In each episode of PBS’ “A Chef’s Life,” Vivian Howard takes viewers behind the scenes in her Kinston restaurant, Chef & the Farmer, to local farms and at home with her family—her husband and business partner Ben Knight, her twin 4-year-olds, her parents and extended family as well as the community of Deep Run.
A North Carolina native, Vivian followed her career aspirations to New York before realizing her dreams would lead her back home to Lenoir County. Chef & the Farmer opened in 2006 as a farm-to-fork progressive eatery, where the menu changes based on what’s ripe and in season. Local farmers within a 70-mile radius of the restaurant supply the freshest ingredients.
Having survived a restaurant fire in 2011 during the filming of the pilot episode of the show and the opening of a second restaurant—Boiler Room Oyster Bar—Vivian continues to broaden her culinary talents with a new cookbook set for release in 2016. Infusing food education one ingredient at a time into each show with a dash of Southern charm, the third season of “A Chef’s Life” begins in September.
At her office and test kitchen in downtown Kinston, Vivian and her mother, Scarlett Howard, share stories of growing up on the farm, cooking from the garden and life in Deep Run, where their family’s roots are firmly planted and have put Kinston on the map as a dining destination.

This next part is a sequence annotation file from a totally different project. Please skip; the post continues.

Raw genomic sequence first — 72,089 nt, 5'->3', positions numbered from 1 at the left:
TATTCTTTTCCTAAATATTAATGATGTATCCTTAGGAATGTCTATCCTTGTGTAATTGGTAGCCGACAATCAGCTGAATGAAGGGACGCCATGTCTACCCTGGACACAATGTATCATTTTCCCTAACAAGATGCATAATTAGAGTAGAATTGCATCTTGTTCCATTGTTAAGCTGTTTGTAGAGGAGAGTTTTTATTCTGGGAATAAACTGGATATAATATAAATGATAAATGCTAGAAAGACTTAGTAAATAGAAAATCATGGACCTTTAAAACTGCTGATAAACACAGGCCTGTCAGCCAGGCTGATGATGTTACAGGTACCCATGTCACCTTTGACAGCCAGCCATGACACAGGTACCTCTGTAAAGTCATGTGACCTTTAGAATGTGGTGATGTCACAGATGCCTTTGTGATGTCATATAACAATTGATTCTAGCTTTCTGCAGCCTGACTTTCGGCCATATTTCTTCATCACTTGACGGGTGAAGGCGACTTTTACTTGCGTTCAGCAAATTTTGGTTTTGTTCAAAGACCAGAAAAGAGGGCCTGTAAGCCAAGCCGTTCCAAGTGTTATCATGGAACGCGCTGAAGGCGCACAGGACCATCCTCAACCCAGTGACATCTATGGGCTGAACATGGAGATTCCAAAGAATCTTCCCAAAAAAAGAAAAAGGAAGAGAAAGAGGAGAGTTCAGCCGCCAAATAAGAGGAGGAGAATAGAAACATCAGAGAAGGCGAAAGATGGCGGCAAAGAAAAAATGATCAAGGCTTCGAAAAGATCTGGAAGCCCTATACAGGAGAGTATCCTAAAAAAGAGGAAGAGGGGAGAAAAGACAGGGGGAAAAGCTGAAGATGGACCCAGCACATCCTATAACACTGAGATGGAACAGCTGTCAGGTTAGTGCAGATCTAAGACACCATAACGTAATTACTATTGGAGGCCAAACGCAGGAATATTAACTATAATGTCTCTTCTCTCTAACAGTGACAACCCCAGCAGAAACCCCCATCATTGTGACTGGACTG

ONC: Can you tell us about growing up in Kinston and Deep Run?
Vivian: I think growing up in rural North Carolina when I was growing up is a lot different from the experience my children are having now. We ate from the garden, our year rotated around the farming season and summers were the busiest time. It was all about tobacco and getting the tobacco in and out, and the whole family worked the tobacco. Then, there was this frenzy about putting up corn and canning tomatoes. Our lives were much more connected to living in the country. Now, I feel like my children’s lives are about trying to make it as if they don’t feel like live in the country (laughs), except for those few ideal moments when you want them to feel that way. When I was child, our community and social life was very much centered around our church.
ONC: In the opening of each show of “A Chef’s Life,” you say that you would never come back home. What did you never want to come back to and how has that changed now?
Vivian: I am the youngest of four girls. One of my sisters went away to boarding school, and I went and stayed with her a few times. I had really big dreams, and I didn’t think they would realize themselves in Deep Run. I left here when I was 14 and went to boarding school, too. Then I moved to New York. I am actually on camera saying, “I will never live here again,” about six months before I moved back, (laughs). I loved it when I was in high school and had the opportunity to travel, so I wanted to be a travel writer or journalist. I didn’t see myself being able to do those things living in Deep Run.
After living in New York for about five years, I was over it. I thought a smaller city might be a good option. Then, we moved back here, and it is exactly what I say at the beginning of the show. I figured out that my parents were human beings who existed before I came along and had interests. Because I left so young, I was ashamed of them and their country accents and that my dad was a farmer. And then when I was in New York, when I would tell people where I was from, people were intrigued and thought it was exotic. I had this slow realization that all of this was pretty cool.
ONC: How did you develop your love for cooking?